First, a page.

Fifth Estate Collective
LBJ Signs Anti-pot Treaty
The movement to re-legalize marijuana was dealt a severe blow several weeks ago according to an article in the Village Voice of June 22, 1967.
On May 25 President Johnson, a reputed speed freak, signed a treaty known as the Single Convention after it was ratified by the Senate. There was virtually no opposition to the treaty during hearings before the Senate Foreign Relations Committee and no publicity was given to the treaty’ s progress.
The danger to marijuana reform lies in the fact that treaties are enforced as the law of the land. So, apparently even if Michigan was to abolish its archaic narcotics laws the feds could still bust you under the strength of the Single Convention. The convention provides for extradition for crimes involving marijuana.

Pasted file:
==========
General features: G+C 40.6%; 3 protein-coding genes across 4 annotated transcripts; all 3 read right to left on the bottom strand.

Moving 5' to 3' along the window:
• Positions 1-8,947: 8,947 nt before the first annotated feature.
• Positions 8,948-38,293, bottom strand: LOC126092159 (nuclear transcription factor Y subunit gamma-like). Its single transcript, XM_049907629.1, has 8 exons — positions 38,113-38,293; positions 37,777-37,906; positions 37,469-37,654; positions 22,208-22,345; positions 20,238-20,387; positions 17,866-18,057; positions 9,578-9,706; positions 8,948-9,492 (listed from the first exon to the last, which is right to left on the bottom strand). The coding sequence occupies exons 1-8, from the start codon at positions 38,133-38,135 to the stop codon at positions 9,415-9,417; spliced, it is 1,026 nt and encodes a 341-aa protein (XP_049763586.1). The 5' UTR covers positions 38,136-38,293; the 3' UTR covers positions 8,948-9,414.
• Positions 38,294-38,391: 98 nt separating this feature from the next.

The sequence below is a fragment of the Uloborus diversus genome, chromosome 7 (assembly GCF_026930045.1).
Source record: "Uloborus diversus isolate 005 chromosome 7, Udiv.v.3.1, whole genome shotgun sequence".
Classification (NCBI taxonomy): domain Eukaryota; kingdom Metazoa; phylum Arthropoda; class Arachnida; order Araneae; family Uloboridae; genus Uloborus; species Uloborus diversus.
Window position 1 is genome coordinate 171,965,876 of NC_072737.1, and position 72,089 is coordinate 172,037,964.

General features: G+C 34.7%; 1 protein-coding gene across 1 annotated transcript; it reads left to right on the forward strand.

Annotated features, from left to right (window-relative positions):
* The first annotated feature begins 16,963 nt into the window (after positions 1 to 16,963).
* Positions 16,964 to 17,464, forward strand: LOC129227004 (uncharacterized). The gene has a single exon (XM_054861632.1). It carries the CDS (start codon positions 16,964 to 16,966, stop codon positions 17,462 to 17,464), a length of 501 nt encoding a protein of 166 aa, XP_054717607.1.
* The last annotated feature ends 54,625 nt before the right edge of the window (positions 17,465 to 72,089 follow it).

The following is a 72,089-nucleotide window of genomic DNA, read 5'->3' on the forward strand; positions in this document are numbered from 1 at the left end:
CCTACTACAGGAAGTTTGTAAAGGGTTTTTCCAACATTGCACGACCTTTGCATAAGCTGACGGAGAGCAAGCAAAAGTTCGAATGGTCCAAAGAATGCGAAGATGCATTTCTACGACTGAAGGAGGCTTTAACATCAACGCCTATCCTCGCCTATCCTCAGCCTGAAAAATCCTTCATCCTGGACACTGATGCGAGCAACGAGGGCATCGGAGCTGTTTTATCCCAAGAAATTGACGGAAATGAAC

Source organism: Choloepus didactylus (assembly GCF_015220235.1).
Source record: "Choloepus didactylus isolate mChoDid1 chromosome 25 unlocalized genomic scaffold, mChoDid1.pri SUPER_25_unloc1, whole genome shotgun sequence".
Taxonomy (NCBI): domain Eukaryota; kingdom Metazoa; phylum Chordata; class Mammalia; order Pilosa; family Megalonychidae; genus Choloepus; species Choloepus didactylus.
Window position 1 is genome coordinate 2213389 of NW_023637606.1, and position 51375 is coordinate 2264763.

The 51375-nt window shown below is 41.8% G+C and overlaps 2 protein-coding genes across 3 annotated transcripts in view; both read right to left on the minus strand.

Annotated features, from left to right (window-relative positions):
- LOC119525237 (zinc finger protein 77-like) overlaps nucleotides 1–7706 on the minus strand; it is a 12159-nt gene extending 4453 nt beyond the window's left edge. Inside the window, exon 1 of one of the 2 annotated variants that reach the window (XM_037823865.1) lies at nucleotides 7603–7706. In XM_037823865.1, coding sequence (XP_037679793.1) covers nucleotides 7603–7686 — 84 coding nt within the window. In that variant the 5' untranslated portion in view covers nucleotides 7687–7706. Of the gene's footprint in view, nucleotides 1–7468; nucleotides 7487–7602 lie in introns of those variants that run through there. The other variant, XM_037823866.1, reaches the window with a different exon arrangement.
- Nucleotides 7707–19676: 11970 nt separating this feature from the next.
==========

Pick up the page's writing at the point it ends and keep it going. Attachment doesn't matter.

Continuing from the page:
The treaty has been ratified by all nations except China, North Vietnam, East Germany, and North Korea. India and Pakistan, where marijuana is now legal, have agreed to outlaw it within 25 years.
The prime force behind ratification in the U.S. was anti-dope fanatic Harry Anslinger, the U.S. representative to the U.N. Commission on Narcotic Drugs, who was commissioner of the Federal Bureau of Narcotics from 1936 to 1962. Anslinger, who has dedicated much of his life to a crusade against marijuana, considers the treaty his crowning achievement.